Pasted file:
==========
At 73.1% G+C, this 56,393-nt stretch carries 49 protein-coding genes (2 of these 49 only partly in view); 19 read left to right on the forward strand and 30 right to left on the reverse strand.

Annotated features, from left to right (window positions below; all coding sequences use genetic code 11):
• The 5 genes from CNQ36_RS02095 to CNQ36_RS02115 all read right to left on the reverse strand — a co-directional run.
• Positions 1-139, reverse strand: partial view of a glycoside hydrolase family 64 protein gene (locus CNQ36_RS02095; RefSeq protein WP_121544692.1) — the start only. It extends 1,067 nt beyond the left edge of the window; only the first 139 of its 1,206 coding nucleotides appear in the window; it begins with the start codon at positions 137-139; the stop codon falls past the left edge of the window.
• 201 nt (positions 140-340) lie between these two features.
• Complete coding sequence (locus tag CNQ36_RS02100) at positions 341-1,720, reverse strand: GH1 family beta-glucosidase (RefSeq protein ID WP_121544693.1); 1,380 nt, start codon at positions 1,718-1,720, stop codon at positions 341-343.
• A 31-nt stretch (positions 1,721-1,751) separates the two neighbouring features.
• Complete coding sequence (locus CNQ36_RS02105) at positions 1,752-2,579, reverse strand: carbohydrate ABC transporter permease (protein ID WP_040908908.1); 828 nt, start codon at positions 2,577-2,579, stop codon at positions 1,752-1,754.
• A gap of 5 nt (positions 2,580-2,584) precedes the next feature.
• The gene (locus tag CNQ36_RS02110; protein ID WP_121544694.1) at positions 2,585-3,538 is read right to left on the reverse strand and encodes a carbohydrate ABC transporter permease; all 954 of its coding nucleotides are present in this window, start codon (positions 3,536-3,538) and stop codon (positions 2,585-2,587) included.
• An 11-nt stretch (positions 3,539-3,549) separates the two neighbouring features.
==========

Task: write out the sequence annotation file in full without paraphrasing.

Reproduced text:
At 73.1% G+C, this 56,393-nt stretch carries 49 protein-coding genes (2 of these 49 only partly in view); 19 read left to right on the forward strand and 30 right to left on the reverse strand.

Annotated features, from left to right (window positions below; all coding sequences use genetic code 11):
• The 5 genes from CNQ36_RS02095 to CNQ36_RS02115 all read right to left on the reverse strand — a co-directional run.
• Positions 1-139, reverse strand: partial view of a glycoside hydrolase family 64 protein gene (locus CNQ36_RS02095; RefSeq protein WP_121544692.1) — the start only. It extends 1,067 nt beyond the left edge of the window; only the first 139 of its 1,206 coding nucleotides appear in the window; it begins with the start codon at positions 137-139; the stop codon falls past the left edge of the window.
• 201 nt (positions 140-340) lie between these two features.
• Complete coding sequence (locus tag CNQ36_RS02100) at positions 341-1,720, reverse strand: GH1 family beta-glucosidase (RefSeq protein ID WP_121544693.1); 1,380 nt, start codon at positions 1,718-1,720, stop codon at positions 341-343.
• A 31-nt stretch (positions 1,721-1,751) separates the two neighbouring features.
• Complete coding sequence (locus CNQ36_RS02105) at positions 1,752-2,579, reverse strand: carbohydrate ABC transporter permease (protein ID WP_040908908.1); 828 nt, start codon at positions 2,577-2,579, stop codon at positions 1,752-1,754.
• A gap of 5 nt (positions 2,580-2,584) precedes the next feature.
• The gene (locus tag CNQ36_RS02110; protein ID WP_121544694.1) at positions 2,585-3,538 is read right to left on the reverse strand and encodes a carbohydrate ABC transporter permease; all 954 of its coding nucleotides are present in this window, start codon (positions 3,536-3,538) and stop codon (positions 2,585-2,587) included.
• An 11-nt stretch (positions 3,539-3,549) separates the two neighbouring features.